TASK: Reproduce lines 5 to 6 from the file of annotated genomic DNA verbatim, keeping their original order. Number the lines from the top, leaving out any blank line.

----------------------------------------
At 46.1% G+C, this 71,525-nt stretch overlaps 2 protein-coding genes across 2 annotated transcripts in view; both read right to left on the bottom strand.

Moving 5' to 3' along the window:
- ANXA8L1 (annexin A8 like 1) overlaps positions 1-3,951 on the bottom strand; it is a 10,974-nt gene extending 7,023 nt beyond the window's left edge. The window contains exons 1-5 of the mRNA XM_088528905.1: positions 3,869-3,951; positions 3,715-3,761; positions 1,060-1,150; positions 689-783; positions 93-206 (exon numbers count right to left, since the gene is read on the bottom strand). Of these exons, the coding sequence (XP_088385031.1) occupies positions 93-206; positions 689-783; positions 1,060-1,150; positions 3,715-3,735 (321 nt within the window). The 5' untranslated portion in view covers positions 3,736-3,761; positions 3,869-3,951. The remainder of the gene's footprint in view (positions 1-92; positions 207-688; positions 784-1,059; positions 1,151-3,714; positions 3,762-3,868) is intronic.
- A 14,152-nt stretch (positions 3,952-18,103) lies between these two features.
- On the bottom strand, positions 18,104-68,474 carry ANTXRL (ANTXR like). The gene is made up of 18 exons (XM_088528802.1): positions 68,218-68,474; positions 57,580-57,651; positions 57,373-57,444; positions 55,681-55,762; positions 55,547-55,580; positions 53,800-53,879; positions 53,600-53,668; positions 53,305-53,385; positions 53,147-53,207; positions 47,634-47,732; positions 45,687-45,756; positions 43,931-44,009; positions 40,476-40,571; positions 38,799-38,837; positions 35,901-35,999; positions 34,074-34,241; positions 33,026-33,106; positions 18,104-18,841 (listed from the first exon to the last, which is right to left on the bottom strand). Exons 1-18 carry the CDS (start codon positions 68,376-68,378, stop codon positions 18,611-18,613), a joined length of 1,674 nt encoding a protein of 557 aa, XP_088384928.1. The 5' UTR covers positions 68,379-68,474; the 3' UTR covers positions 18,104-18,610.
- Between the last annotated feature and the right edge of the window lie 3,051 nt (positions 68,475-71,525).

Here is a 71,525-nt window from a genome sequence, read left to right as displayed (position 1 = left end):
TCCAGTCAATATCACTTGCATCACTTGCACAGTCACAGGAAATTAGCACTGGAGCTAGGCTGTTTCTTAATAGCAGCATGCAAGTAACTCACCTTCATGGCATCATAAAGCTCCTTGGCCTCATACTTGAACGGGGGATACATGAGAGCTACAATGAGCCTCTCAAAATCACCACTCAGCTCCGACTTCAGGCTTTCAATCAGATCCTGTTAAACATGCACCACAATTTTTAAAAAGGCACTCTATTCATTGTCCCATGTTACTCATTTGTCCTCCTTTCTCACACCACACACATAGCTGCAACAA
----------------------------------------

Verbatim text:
- On the bottom strand, positions 18,104-68,474 carry ANTXRL (ANTXR like). The gene is made up of 18 exons (XM_088528802.1): positions 68,218-68,474; positions 57,580-57,651; positions 57,373-57,444; positions 55,681-55,762; positions 55,547-55,580; positions 53,800-53,879; positions 53,600-53,668; positions 53,305-53,385; positions 53,147-53,207; positions 47,634-47,732; positions 45,687-45,756; positions 43,931-44,009; positions 40,476-40,571; positions 38,799-38,837; positions 35,901-35,999; positions 34,074-34,241; positions 33,026-33,106; positions 18,104-18,841 (listed from the first exon to the last, which is right to left on the bottom strand). Exons 1-18 carry the CDS (start codon positions 68,376-68,378, stop codon positions 18,611-18,613), a joined length of 1,674 nt encoding a protein of 557 aa, XP_088384928.1. The 5' UTR covers positions 68,379-68,474; the 3' UTR covers positions 18,104-18,610.
- Between the last annotated feature and the right edge of the window lie 3,051 nt (positions 68,475-71,525).